What is the PYP? An International, transdisciplinary program designed to foster the development of the whole child, not just in the classroom, but through other means of learning. PYP focuses on the total growth of the developing child, encompassing social, physical, emotional and cultural needs in addition to academic welfare. PYP combines best research and practice from a range of national systems with a wealth of knowledge and experience from international schools to create a relevant and engaging educational framework for all children.
What is the PYP? (cont) Provides an opportunity for learners to construct meaning, principally through concept-driven inquiry. Traditional academic subjects are part of the PYP, but it emphasizes the interrelatedness of knowledge and skills through a transdisciplinary programme of inquiry. The PYP focuses on the heart as well as the mind and addresses social, physical, emotional and cultural needs as well as academic ones.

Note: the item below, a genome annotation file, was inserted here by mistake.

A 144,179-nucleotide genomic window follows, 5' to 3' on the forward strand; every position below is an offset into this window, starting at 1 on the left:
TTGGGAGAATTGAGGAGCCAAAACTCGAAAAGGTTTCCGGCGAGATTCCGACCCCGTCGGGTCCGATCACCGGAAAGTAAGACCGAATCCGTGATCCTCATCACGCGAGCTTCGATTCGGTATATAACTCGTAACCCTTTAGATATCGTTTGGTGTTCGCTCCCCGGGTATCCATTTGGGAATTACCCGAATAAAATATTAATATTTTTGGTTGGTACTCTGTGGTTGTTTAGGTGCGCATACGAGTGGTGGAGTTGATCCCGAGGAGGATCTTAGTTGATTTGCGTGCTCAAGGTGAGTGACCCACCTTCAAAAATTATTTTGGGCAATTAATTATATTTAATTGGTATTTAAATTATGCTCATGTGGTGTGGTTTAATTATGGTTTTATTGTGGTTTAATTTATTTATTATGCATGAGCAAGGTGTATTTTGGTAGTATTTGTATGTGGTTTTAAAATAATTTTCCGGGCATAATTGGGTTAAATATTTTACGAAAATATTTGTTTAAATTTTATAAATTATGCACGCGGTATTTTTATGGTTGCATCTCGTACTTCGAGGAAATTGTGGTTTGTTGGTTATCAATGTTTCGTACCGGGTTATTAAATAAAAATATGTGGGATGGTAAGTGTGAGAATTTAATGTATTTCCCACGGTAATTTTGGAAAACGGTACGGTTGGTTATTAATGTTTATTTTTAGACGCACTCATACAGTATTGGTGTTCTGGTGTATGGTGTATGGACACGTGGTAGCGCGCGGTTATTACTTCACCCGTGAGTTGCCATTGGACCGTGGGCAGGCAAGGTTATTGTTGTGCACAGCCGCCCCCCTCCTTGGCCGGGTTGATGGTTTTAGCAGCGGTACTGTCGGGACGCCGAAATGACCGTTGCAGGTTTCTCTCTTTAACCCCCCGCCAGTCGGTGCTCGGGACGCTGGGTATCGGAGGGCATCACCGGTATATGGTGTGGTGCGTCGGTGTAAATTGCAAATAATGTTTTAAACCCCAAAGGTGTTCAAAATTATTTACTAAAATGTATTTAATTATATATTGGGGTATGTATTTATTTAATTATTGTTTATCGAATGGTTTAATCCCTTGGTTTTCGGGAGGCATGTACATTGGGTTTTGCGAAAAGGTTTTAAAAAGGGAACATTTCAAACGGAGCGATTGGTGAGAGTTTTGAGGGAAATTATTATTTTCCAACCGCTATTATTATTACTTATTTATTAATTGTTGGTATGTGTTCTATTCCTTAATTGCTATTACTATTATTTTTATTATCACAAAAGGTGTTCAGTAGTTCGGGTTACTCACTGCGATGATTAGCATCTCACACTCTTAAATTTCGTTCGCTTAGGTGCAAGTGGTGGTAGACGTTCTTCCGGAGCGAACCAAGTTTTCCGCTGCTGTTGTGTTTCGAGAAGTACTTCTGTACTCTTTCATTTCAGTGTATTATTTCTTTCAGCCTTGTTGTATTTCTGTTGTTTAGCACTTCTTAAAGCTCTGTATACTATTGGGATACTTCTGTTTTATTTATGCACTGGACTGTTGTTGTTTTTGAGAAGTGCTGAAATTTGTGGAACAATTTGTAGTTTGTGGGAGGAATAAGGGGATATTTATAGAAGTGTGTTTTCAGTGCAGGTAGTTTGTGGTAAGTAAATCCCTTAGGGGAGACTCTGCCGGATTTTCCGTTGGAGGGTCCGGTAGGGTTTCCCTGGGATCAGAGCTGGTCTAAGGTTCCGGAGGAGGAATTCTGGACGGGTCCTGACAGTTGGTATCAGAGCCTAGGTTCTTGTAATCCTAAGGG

The PYP aims to develop in student’s: Sensitivity to the experiences of others through the curriculum Characteristics listed in the learner profile Attitudes that are an explicit element of the programme Expectation of socially responsible action as a result of the learning experience
What is transdisciplinary inquiry? Focus on big ideas/issues/concepts Essential knowledge, skills, and attitudes are necessary and must be taught Focus on taking socially responsible action Emphasis: Inquiry, Problem Solving, Critical Thinking Integrates key learning areas
AN INTERNATIONAL STUDENT What is the PYP learner profile? The goal of the Primary Years Program is to create internationally minded students. IBO believes that students should be: Inquirers Thinkers Communicators Risk-takers Knowledgeable Principled Caring Open-minded Well-balanced Reflective